To play upon
Play Play, v. i. [imp. & p. p. {Played}; p. pr. & vb. n. {Playing}.] [OE. pleien, AS. plegian, plegan, to play, akin to plega play, game, quick motion, and probably to OS. plegan to promise, pledge, D. plegen to care for, attend to, be wont, G. pflegen; of unknown origin. [root]28. Cf. {Plight}, n.] 1. To engage in sport or lively recreation; to exercise for the sake of amusement; to frolic; to spot. [1913 Webster]

As Cannace was playing in her walk. --Chaucer. [1913 Webster]

The lamb thy riot dooms to bleed to-day, Had he thy reason, would he skip and play! --Pope. [1913 Webster]

And some, the darlings of their Lord, Play smiling with the flame and sword. --Keble. [1913 Webster]

2. To act with levity or thoughtlessness; to trifle; to be careless. [1913 Webster]

``Nay,'' quod this monk, ``I have no lust to pleye.'' --Chaucer. [1913 Webster]

Men are apt to play with their healths. --Sir W. Temple. [1913 Webster]

3. To contend, or take part, in a game; as, to play ball; hence, to gamble; as, he played for heavy stakes. [1913 Webster]

4. To perform on an instrument of music; as, to play on a flute. [1913 Webster]

One that . . . can play well on an instrument. --Ezek. xxxiii. 32. [1913 Webster]

Play, my friend, and charm the charmer. --Granville. [1913 Webster]

5. To act; to behave; to practice deception. [1913 Webster]

His mother played false with a smith. --Shak. [1913 Webster]

6. To move in any manner; especially, to move regularly with alternate or reciprocating motion; to operate; to act; as, the fountain plays. [1913 Webster]

The heart beats, the blood circulates, the lungs play. --Cheyne. [1913 Webster]

7. To move gayly; to wanton; to disport. [1913 Webster]

Even as the waving sedges play with wind. --Shak. [1913 Webster]

The setting sun Plays on their shining arms and burnished helmets. --Addison. [1913 Webster]

All fame is foreign but of true desert, Plays round the head, but comes not to the heart. --Pope. [1913 Webster]

8. To act on the stage; to personate a character. [1913 Webster]

A lord will hear your play to-night. --Shak. [1913 Webster]

Courts are theaters where some men play. --Donne. [1913 Webster]

{To play into a person's hands}, to act, or to manage matters, to his advantage or benefit.

{To play off}, to affect; to feign; to practice artifice.

{To play upon}. (a) To make sport of; to deceive. [1913 Webster]

Art thou alive? Or is it fantasy that plays upon our eyesight. --Shak. [1913 Webster] (b) To use in a droll manner; to give a droll expression or application to; as, to play upon words. [1913 Webster]


The Collaborative International Dictionary of English. 2000.

Look at other dictionaries:

  • To pass upon — Pass Pass, v. i. [imp. & p. p. {Passed}; p. pr. & vb. n. {Passing}.] [F. passer, LL. passare, fr. L. passus step, or from pandere, passum, to spread out, lay open. See {Pace}.] 1. To go; to move; to proceed; to be moved or transferred from one… …   The Collaborative International Dictionary of English

  • To come upon — Come Come, v. i. [imp. {Came}; p. p. {Come}; p. pr & vb. n. {Coming}.] [OE. cumen, comen, AS. cuman; akin to OS.kuman, D. komen, OHG. queman, G. kommen, Icel. koma, Sw. komma, Dan. komme, Goth. giman, L. venire (gvenire), Gr. ? to go, Skr. gam.… …   The Collaborative International Dictionary of English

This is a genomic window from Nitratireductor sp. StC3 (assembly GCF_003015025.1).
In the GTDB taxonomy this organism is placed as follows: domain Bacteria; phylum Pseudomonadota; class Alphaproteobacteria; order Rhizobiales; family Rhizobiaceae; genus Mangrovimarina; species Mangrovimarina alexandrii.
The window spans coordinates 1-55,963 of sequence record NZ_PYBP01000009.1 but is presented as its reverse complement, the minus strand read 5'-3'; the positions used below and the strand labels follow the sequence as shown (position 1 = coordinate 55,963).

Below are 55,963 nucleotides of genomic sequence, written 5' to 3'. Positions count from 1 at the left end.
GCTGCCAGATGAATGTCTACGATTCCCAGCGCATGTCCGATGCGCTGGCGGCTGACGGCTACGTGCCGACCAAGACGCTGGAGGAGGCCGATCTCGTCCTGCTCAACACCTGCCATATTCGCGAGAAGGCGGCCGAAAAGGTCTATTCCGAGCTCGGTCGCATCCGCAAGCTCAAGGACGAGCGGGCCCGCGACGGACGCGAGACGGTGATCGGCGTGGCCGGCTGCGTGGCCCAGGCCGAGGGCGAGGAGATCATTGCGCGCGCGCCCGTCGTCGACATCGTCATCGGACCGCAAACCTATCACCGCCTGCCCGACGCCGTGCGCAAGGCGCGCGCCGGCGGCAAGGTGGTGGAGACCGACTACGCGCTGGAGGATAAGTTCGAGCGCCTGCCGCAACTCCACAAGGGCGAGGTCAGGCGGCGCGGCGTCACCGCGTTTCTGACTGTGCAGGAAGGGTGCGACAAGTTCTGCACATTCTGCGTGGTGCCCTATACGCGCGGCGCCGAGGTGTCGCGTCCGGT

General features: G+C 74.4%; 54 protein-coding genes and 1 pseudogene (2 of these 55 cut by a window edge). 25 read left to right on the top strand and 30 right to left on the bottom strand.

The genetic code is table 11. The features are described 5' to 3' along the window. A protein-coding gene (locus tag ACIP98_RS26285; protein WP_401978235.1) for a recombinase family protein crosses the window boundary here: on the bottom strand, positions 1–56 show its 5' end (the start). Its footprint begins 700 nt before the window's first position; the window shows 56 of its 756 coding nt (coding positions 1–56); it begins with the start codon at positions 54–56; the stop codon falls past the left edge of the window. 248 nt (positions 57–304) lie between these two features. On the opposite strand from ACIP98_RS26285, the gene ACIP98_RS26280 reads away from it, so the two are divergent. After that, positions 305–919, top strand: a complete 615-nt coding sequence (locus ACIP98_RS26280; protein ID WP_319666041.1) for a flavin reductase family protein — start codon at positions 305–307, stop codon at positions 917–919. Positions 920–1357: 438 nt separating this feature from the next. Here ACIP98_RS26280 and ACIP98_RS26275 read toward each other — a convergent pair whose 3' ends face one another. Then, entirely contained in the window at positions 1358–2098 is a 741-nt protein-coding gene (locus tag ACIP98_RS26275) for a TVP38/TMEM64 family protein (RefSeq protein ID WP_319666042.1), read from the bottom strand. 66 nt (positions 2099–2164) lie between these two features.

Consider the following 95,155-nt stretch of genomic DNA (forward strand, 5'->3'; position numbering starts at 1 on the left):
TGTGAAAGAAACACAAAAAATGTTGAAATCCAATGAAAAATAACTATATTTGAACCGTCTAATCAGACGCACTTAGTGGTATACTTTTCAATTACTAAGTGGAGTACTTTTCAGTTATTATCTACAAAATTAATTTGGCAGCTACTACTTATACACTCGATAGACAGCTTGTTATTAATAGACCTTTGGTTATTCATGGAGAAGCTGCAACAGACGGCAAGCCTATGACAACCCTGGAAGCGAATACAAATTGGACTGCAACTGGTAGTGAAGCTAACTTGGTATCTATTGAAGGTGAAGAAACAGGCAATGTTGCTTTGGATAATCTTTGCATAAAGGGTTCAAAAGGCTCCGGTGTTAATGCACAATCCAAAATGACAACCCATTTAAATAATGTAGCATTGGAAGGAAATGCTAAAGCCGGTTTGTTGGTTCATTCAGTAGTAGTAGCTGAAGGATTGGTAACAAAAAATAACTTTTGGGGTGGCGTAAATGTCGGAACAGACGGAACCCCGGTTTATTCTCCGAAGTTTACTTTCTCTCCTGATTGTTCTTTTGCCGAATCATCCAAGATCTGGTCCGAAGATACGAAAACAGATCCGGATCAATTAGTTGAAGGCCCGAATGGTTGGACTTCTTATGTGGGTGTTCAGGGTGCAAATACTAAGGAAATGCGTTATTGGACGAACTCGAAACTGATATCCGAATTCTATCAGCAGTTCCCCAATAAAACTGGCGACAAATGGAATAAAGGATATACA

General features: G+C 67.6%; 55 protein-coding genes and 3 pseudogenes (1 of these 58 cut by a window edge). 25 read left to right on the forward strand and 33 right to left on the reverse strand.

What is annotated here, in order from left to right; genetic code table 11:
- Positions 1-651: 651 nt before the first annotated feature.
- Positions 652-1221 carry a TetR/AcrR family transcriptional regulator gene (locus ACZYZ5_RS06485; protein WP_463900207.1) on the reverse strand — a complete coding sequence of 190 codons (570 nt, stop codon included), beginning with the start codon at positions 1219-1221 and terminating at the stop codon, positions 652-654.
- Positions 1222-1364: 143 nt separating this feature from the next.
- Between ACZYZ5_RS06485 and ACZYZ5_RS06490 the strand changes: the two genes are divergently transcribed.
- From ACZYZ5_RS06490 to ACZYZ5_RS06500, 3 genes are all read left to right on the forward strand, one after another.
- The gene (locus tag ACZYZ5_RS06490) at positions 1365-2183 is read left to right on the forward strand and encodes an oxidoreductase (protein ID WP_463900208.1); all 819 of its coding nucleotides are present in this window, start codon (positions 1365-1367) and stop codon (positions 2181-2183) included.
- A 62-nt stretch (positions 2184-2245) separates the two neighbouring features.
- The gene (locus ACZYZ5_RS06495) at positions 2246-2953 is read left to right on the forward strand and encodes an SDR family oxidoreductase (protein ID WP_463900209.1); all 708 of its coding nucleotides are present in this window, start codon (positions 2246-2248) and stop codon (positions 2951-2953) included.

• To double upon — Double Dou ble, v. i. 1. To be increased to twice the sum, number, quantity, length, or value; to increase or grow to twice as much. [1913 Webster] T is observed in particular nations, that within the space of three hundred years, notwithstanding …   The Collaborative International Dictionary of English

  • To set upon — Set Set (s[e^]t), v. t. [imp. & p. p. {Set}; p. pr. & vb. n. {Setting}.] [OE. setten, AS. setton; akin to OS. settian, OFries. setta, D. zetten, OHG. sezzen, G. setzen, Icel. setja, Sw. s[ a]tta, Dan. s?tte, Goth. satjan; causative from the root… …   The Collaborative International Dictionary of English

  • To stand upon — Stand Stand (st[a^]nd), v. i. [imp. & p. p. {Stood} (st[oo^]d); p. pr. & vb. n. {Standing}.] [OE. standen; AS. standan; akin to OFries. stonda, st[=a]n, D. staan, OS. standan, st[=a]n, OHG. stantan, st[=a]n, G. stehen, Icel. standa, Dan. staae,… …   The Collaborative International Dictionary of English

  • To call upon — Call Call, v. i. 1. To speak in loud voice; to cry out; to address by name; sometimes with to. [1913 Webster] You must call to the nurse. Shak. [1913 Webster] The angel of God called to Hagar. Gen. xxi. 17. [1913 Webster] 2. To make a demand,… …   The Collaborative International Dictionary of English

  • To play into a person's hands — Play Play, v. i. [imp. & p. p. {Played}; p. pr. & vb. n. {Playing}.] [OE. pleien, AS. plegian, plegan, to play, akin to plega play, game, quick motion, and probably to OS. plegan to promise, pledge, D. plegen to care for, attend to, be wont, G.… …   The Collaborative International Dictionary of English

  • To play off — Play Play, v. i. [imp. & p. p. {Played}; p. pr. & vb. n. {Playing}.] [OE. pleien, AS. plegian, plegan, to play, akin to plega play, game, quick motion, and probably to OS. plegan to promise, pledge, D. plegen to care for, attend to, be wont, G.… …   The Collaborative International Dictionary of English

  • play upon — PHRASAL VERB To play upon something means the same as to play on it. [FORMAL] …   English dictionary

  • To play hob — Play Play, v. t. 1. To put in action or motion; as, to play cannon upon a fortification; to play a trump. [1913 Webster] First Peace and Silence all disputes control, Then Order plays the soul. Herbert. [1913 Webster] 2. To perform music upon; as …   The Collaborative International Dictionary of English

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